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Initiative 1000, the so-called "Death with Dignity Act," took effect in Washington state on March 5, after being approved by voters in November. And it has put hospitals in a strange position. Hospitals are considered the place where doctors and staff do everything in their power to keep a person alive. Now hospitals are being asked to allow their patients to kill themselves.

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When the Peanut Corporation of America recalled thousands of peanut butter products in January for fear they were tainted with salmonella, news organizations all over the country rushed to local stores to find out what where PCA products were being sold. Justina Wang, 25, a recent Northwestern University grad who works at the Rochester Democrat and Chronicle, went a step further.

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One would think that everything that could possibly be said about lead poisoning has been printed, broadcast and e-mailed around the globe countless times.

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Update: Dr. Gupta removed himself from the list of candidates on March 5, telling CNN's Larry King, "I think for me it really came down to a sense of timing more than anything else. This job...takes us away from our children for so many years at once, and I sort of came to grips that I'd probably be away for several years of their lives."

Dr. Sanjay Gupta appears to be the first surgeon general picked not for his public service but for his public image.

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There’s hardly a health story out there that cannot benefit from some good data – from estimates of the number of elderly Americans to hospital quality ratings for your community.

This article will help you find useful databases and offer guidance on how to use them accurately. The first pa

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Taught by prize-winning journalists, community health leaders, policy analysts and health care experts, this Fellowship program features two intensive sessions, held three months apart. Fellows participate in field trips, workshops and seminars highlighting some of the top health challenges facin

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Ms. Zoua Vang is First 5 Fresno County's advocacy/PR coordinator. She joined First 5 Fresno County in January 2005. Ms. Vang handles First 5 Fresno's internal and external communications and helps to craft as well as promote the agency's advocacy platforms. She holds bachelor's degrees in broadcast journalism and history. Before joining First 5 Fresno, Ms. Vang spent more than five years producing award-winning stories as a reporter and anchor at KSEE-TV (the NBC affiliate in Fresno). Prior to KSEE-TV, she worked as a reporter-trainee at KSTP-TV (the ABC affiliate in Minneapolis, Minn.).

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David Herzog is an associate professor at the University of Missouri School of Journalism, where he teaches computer-assisted reporting. He also serves as the academic adviser to the National Institute for Computer-Assisted Reporting, a joint program of the Missouri School of Journalism and Investigative Reporters and Editors, Inc. He is managing editor of Uplink, the institute's online newsletter on computer-assisted reporting. He is the author of the book Mapping the News: Case Studies in GIS and Journalism, published by ESRI Press.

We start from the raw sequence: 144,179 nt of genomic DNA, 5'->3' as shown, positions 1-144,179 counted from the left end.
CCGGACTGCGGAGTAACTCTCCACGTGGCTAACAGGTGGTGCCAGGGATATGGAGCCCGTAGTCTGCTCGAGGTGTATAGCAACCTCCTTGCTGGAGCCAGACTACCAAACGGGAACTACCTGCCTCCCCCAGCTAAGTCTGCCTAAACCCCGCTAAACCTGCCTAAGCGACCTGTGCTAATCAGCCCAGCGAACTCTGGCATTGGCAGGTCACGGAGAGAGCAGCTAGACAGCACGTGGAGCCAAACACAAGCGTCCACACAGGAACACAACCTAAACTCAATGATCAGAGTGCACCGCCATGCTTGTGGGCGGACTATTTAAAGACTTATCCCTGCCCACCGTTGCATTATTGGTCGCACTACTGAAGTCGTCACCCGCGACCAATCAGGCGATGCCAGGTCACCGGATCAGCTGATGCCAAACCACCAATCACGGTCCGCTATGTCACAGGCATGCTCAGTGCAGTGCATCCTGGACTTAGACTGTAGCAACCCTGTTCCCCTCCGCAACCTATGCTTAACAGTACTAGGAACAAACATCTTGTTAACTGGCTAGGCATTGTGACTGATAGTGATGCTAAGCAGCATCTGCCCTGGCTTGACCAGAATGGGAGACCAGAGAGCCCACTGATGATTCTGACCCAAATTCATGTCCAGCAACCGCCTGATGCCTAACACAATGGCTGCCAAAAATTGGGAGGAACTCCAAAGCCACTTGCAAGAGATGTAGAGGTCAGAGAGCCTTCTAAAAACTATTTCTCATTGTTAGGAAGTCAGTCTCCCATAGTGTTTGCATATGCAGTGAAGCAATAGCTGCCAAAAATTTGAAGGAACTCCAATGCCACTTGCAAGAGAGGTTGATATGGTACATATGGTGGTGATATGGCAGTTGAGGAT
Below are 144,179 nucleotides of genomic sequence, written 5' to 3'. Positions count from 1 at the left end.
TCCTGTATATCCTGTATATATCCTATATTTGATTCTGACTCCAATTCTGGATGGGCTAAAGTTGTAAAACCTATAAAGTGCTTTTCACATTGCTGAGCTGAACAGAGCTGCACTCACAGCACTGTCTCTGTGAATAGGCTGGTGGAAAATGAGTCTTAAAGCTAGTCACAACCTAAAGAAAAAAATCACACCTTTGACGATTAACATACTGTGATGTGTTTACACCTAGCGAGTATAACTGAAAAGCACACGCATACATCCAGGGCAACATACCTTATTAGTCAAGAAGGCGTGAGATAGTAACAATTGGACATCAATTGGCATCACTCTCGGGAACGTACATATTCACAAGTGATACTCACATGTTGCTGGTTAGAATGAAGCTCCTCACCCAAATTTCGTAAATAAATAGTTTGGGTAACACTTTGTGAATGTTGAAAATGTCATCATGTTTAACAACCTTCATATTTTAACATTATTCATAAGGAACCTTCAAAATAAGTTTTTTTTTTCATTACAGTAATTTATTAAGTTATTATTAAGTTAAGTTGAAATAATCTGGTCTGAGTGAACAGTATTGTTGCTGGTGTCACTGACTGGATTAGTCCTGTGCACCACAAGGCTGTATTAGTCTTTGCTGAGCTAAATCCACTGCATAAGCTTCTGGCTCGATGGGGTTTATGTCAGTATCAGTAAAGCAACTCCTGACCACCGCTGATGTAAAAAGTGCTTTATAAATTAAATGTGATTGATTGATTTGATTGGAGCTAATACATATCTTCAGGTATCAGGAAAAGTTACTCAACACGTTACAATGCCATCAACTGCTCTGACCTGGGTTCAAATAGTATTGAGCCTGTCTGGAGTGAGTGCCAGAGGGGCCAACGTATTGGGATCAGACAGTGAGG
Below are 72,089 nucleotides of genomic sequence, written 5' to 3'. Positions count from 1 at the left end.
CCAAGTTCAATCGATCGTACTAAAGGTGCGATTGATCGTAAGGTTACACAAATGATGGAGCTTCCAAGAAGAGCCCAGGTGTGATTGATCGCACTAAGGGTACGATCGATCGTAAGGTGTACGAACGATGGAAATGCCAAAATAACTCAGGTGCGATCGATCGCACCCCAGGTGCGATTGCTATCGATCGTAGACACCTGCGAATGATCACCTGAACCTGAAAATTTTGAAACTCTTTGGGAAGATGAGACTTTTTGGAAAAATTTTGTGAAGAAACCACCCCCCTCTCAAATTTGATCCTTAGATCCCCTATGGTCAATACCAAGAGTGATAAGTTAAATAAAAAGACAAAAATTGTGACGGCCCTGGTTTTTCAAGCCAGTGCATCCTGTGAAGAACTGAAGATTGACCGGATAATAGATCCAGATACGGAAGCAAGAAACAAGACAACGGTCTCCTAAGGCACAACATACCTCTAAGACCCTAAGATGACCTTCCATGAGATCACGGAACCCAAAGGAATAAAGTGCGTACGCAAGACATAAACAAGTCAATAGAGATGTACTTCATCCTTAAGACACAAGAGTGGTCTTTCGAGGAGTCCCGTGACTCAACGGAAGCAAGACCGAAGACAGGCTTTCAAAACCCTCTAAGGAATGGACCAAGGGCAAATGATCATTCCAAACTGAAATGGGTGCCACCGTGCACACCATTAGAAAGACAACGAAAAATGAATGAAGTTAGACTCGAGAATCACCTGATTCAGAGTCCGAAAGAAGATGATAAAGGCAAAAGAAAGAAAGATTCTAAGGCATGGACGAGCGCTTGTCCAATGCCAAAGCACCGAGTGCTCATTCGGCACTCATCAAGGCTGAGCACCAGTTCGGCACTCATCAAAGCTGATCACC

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Mr. Carson graduated Phi Beta Kappa with bachelor's degrees in journalism and political science in 1977 from San Francisco State University. He graduated with an M.B.A. from the University of California, Davis in 1994. He is a former newspaper reporter.

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Get tips on covering medical research stories from veteran AP reporter Lauran Neergaard.

 

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The pandemic has thrown into brutal relief the extent to which the U.S. health care system produces worse outcomes for patients of color. And yet there has been scant focus on one of the biggest drivers of structural racism in health care: How doctors and hospitals are paid. In this webinar, we’ll highlight the ways in which the health care system’s focus on money and good grades is shortchanging the health of communities of color. Sign-up here!

U.S. children and teens have struggled with increasing rates of depression, anxiety and suicidal behavior for much of the past decade. Join us as we explore the systemic causes and policy failures that have accelerated the crisis and its inequitable impact, as well as promising community-driven approaches and evidence-based practices. The webinar will provide fresh ideas for reporting on the mental health of youth and investigating the systems and services. Sign-up here!

The USC Center for Health Journalism at the Annenberg School for Communication and Journalism is seeking two Engagement Editors and a social media consultant to join its team. Learn more about the positions and apply.

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